‘Master Blaster’ Sachin Tendulkar believes India should space out their experienced batsmen at the ICC Cricket World Cup 2019 in England and Wales. As per the expected batting line-up, Rohit Sharma and Shikhar Dhawan would open the innings with Virat Kohli next up. It is believed Vijay Shankar, a World Cup debutant, could come in thereafter before wicketkeeper-batsman MS Dhoni at number 5.
Dhoni, the former Indian skipper, is likely to be playing his final World Cup and would then get time to settle himself before going all guns blazing in the death overs of the inning.
Tendulkar believes Dhoni, who has played 341 ODIs, will play a vital role in India’s run at the tournament that is scheduled to begin on May 30.
“My personal opinion is Dhoni should be batting (at) five,” Tendulkar, part of the Dhoni-led squad who won the ICC Cricket World Cup 2011 on home soil, told ESPNcricinfo.
“I still don’t know what the team combination would be, but if you are going Rohit and Shikhar as openers, to Virat at No. 3 and whoever at No. 4 then Dhoni could be No. 5. Then Hardik Pandya, an explosive player, follows them.”
“That way the experienced batsmen are well spaced out and Dhoni can stretch the game towards the end where he himself can be explosive along with Hardik.”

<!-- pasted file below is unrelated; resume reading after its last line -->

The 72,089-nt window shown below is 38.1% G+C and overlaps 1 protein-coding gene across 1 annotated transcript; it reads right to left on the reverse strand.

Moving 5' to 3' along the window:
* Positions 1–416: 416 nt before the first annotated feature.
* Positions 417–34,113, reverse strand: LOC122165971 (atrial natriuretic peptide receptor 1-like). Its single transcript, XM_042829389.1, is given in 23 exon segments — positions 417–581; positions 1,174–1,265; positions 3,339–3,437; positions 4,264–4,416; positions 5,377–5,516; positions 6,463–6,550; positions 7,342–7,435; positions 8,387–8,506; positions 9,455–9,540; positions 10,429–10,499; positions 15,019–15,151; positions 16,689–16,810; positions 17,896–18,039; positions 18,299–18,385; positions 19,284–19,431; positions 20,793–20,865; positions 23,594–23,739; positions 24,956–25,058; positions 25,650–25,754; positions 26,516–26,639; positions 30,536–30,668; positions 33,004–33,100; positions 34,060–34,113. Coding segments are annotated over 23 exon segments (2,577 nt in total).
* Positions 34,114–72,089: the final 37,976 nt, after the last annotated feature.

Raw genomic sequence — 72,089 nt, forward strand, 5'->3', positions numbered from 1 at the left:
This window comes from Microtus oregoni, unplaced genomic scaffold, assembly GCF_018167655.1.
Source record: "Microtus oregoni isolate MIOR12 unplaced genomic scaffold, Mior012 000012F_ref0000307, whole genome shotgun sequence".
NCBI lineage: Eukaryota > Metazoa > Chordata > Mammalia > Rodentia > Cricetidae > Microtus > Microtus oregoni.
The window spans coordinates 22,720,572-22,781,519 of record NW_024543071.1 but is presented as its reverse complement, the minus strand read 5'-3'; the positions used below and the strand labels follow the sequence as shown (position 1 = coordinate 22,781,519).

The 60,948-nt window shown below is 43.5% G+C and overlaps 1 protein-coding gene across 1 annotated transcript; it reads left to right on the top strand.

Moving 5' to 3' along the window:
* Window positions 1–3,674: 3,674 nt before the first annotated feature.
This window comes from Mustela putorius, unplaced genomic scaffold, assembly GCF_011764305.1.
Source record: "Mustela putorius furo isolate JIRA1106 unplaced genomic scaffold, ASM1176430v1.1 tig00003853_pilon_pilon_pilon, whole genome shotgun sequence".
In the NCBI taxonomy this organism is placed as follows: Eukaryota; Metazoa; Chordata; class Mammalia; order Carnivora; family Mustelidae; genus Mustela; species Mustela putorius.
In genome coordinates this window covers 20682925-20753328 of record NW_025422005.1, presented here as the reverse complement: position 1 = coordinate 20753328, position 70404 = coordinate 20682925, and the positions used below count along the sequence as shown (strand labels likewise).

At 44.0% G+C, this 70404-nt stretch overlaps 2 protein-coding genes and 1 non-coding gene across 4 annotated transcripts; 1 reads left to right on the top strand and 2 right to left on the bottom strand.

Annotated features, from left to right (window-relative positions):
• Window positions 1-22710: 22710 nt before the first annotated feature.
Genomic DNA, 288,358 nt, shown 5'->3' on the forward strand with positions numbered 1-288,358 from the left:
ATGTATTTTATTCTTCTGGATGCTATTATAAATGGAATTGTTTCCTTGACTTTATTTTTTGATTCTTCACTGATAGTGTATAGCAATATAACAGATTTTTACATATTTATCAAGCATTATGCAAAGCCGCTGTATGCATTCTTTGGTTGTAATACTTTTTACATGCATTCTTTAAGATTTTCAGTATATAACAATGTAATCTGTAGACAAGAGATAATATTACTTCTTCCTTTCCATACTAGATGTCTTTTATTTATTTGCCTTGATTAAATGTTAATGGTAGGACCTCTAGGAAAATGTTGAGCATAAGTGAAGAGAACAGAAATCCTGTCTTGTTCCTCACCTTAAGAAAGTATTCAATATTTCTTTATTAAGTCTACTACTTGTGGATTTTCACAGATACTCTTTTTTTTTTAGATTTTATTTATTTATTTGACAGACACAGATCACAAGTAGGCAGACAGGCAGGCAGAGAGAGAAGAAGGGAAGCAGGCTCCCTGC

“From No 5-8 you are looking at finishers, who stay till the end and soak in that pressure. I feel we are well equipped to do that.”
Dhawan is the only left-hander in India’s batting line and Tendulkar said the southpaw must bat deep to keep the opposition busy.
“A left-right combination always helps because that means the bowler has to adjust his line every now and then and the (bowling) captain has also to keep thinking,” said Tendulkar.
“And if there is a partnership the job becomes even more tougher. So, yes, it is important for a left-hander to be there to put pressure on the leg-spinner or for that matter any bowler.”
England’s home series against Pakistan has convinced Tendulkar that it would be a high-scoring World Cup played on flat tracks and with two new balls which negate reverse swing.
“I believe if you have quality spinners to bowl in the middle overs they would end up picking wickets.
“It is all about bowling in partnerships – if quality bowlers could bowl in tandem and create pressure on the batting line-up, that is one way of countering all these factors (that) I feel are not in favour of the bowlers,” concluded Tendulkar.